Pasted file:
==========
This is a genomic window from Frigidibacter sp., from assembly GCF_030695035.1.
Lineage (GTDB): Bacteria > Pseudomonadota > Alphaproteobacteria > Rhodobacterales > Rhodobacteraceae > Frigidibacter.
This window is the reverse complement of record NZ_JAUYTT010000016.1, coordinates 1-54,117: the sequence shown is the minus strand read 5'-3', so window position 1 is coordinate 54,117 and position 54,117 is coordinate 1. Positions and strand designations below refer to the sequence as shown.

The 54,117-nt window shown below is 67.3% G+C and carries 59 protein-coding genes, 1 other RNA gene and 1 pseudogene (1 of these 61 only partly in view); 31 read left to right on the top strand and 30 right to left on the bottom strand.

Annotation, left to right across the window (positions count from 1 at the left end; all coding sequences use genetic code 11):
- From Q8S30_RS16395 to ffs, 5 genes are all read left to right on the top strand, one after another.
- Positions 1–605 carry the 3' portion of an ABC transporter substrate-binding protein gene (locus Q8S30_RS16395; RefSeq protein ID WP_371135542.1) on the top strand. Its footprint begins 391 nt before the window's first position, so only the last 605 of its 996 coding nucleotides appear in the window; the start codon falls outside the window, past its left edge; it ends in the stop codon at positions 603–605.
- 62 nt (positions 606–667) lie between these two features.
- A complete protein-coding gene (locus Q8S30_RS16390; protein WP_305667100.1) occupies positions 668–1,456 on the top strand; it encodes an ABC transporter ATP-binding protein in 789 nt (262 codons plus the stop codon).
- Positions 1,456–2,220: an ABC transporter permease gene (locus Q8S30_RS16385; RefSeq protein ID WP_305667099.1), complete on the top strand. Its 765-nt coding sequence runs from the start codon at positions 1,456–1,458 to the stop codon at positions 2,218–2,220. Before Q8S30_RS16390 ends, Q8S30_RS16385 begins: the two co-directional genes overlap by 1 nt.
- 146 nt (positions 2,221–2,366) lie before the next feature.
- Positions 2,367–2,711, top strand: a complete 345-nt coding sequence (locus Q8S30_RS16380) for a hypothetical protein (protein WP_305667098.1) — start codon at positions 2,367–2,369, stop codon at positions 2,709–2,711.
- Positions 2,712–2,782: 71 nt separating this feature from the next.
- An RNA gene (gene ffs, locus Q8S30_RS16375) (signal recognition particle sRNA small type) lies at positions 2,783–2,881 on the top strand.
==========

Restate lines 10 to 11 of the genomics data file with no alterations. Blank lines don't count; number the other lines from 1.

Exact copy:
- Positions 1,456–2,220: an ABC transporter permease gene (locus Q8S30_RS16385; RefSeq protein ID WP_305667099.1), complete on the top strand. Its 765-nt coding sequence runs from the start codon at positions 1,456–1,458 to the stop codon at positions 2,218–2,220. Before Q8S30_RS16390 ends, Q8S30_RS16385 begins: the two co-directional genes overlap by 1 nt.
- 146 nt (positions 2,221–2,366) lie before the next feature.